JOHOR BAHRU: The home ministry has proposed to the government to introduce laws to curb anti-social behaviour, especially the “Mat Rempit” (illegal street racers) menace.
Deputy Home Minister Nur Jazlan Mohamed said police would have the authority to detain or take action against those causing distress or nuisance to the public with the existence of such laws, also known as the Anti-Social Behaviour Act in many developed countries.
“The laws on anti-social behaviour is not a curfew order. (In fact,) the police have carried out their responsibilities very well. However, police will have more powers to take action against Mat Rempit groups with the introduction of the new laws.
“At the moment, action can only be taken when a Mat Rempit has committed an offence.
“With the new laws, the police can take action to dismiss these groups and arrest those who are still stubborn,” he told reporters after attending the Pulai parliamentary constituency polling day simulation at Taman Bukit Indah here today.
Nur Jazlan, who is also Pulai MP, was commenting on the statement by the Sultan of Johor, Sultan Ibrahim Sultan Iskandar on his anger with a group of Mat Rempit for turning the stretch of Jalan Pantai Lido in front of the Sultanah Aminah Hospital (HSA) into an illegal racing venue.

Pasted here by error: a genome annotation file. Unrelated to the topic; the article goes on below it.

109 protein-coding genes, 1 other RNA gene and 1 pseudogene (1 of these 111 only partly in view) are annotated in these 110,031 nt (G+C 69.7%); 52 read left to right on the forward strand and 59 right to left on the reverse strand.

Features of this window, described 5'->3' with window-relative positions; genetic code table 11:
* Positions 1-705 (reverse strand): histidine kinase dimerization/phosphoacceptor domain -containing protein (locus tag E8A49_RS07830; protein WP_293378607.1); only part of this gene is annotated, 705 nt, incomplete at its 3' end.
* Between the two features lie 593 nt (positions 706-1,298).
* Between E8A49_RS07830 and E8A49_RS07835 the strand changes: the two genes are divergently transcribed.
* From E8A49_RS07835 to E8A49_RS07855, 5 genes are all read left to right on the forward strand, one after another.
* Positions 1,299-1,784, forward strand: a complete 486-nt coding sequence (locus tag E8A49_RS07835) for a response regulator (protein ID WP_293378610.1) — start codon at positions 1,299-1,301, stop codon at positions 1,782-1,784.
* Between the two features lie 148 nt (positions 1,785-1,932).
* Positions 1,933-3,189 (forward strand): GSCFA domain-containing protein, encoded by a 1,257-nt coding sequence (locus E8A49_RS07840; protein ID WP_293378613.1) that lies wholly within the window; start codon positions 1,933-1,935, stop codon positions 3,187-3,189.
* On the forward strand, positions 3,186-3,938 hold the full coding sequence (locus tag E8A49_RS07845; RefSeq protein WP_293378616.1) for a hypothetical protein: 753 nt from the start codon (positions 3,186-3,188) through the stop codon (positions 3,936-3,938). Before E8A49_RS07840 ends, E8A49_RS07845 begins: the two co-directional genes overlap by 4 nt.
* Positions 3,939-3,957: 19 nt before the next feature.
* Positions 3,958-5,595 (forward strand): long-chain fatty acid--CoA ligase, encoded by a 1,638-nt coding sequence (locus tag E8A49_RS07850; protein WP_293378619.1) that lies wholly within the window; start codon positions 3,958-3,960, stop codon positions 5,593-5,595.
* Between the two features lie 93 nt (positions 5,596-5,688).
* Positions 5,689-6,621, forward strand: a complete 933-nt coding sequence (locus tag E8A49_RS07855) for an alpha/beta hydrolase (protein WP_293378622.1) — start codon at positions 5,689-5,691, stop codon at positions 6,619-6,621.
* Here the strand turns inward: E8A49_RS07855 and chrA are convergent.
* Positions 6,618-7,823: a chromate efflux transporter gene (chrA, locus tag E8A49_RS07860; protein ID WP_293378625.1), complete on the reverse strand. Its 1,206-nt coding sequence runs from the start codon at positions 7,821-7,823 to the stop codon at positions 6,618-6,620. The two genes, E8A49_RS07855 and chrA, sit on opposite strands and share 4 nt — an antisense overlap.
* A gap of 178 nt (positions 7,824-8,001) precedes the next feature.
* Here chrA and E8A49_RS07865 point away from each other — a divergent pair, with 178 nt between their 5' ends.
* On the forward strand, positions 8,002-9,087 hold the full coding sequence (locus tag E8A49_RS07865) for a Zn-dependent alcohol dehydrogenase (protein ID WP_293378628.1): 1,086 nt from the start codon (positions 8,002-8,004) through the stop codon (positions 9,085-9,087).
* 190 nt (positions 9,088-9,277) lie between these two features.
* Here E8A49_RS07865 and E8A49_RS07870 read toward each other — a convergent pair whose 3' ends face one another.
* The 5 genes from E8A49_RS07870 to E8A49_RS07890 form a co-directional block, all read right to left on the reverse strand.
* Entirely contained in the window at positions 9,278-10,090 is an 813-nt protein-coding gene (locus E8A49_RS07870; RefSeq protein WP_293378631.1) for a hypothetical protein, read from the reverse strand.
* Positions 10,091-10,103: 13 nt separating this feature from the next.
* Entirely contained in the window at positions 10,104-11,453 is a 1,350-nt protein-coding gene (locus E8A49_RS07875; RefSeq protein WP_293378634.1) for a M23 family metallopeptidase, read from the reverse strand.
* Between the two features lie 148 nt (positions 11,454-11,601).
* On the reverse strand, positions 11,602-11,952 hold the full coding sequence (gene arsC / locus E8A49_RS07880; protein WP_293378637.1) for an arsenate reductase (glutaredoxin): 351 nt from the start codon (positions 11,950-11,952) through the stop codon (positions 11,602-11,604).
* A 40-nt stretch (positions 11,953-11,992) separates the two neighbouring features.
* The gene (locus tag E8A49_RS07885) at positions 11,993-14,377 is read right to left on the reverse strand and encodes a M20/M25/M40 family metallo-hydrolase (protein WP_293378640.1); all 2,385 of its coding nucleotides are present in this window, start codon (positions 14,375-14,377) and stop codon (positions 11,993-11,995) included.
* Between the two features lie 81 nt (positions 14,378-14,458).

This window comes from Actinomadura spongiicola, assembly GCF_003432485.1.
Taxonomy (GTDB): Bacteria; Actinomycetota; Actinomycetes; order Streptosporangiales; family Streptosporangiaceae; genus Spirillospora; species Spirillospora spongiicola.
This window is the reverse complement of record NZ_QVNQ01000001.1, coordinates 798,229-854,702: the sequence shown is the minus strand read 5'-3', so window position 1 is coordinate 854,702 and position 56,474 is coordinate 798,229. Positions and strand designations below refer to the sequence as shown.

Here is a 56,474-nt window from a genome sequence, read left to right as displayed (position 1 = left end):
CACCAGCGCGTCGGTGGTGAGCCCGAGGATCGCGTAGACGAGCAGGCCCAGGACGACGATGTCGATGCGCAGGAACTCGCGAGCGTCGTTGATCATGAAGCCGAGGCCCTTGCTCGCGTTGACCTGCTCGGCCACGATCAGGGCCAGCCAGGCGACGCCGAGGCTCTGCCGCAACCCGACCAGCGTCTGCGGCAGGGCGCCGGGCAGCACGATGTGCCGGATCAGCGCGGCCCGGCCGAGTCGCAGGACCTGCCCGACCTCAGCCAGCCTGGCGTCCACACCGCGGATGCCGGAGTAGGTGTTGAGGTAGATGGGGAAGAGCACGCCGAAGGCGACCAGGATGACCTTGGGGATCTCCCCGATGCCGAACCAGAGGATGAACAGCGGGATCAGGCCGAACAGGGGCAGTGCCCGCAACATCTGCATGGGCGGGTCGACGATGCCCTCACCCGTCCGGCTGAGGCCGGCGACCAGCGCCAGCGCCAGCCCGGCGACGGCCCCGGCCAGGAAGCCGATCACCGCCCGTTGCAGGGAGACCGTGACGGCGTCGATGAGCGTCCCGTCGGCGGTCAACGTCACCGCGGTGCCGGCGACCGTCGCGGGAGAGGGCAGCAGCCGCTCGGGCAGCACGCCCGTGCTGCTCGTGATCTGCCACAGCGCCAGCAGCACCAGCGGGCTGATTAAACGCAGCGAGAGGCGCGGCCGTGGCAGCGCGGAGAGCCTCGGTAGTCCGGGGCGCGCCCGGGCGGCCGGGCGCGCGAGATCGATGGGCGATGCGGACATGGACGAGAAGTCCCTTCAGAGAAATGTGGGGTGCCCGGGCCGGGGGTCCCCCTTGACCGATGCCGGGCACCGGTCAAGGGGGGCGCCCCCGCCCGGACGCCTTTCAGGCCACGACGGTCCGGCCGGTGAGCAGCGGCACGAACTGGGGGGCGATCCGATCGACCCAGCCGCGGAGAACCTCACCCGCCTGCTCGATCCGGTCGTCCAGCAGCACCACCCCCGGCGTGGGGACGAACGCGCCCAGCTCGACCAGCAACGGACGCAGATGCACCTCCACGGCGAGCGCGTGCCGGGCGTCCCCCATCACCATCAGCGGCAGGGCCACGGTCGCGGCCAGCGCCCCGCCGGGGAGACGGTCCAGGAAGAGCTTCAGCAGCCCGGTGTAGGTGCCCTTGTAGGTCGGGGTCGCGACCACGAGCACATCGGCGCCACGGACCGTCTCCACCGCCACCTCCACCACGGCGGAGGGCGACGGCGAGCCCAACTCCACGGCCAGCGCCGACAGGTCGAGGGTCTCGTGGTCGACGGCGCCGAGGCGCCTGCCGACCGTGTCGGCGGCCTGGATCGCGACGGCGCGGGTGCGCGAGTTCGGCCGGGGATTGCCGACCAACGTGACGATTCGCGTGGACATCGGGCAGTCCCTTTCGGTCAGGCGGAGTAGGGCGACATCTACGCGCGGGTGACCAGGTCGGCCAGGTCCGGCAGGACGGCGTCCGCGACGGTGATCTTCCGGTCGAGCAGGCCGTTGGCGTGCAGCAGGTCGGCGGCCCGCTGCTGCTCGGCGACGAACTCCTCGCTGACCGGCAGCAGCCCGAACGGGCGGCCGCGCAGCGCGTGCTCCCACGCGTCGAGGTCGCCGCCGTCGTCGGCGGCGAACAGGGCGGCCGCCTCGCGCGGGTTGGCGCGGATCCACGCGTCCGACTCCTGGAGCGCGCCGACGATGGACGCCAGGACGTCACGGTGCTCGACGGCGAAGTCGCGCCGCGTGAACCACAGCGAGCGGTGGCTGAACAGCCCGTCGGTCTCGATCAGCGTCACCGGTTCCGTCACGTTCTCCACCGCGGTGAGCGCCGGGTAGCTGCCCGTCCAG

He said the proposal, which was still at discussion level, came into the picture following an accident that claimed the lives of eight teenagers last year.
“The Mat Rempit groups also involve minors, whereby police do not have the authority to arrest them. With the anti-social behaviour laws, the police can take action against parents who allow their children to get involved in such activities,” said Nur Jazlan.
In a statement posted on Facebook, the Sultan of Johor said he received numerous complaints, particularly from HSA patients about sleepless nights due to the noise coming from the motorcycle engines when Mat Rempit groups raced late at night.
Sultan Ibrahim also urged the police to take stern action against the illegal racers.
Meanwhile, Johor police chief Mohd Khalil Kader Mohd said police would go all out to crack down on the groups and their rampant illegal racing activities.
“The Mat Rempit menace is not only happening in Johor but also in other states… Now, they have turned ‘sensitive’ areas like hospitals and schools into racing venues, and they don’t have any respect (for the people).
“They should understand and be aware of these places. They have crossed the line and we (police) will not compromise at all,” he said when contacted by Bernama.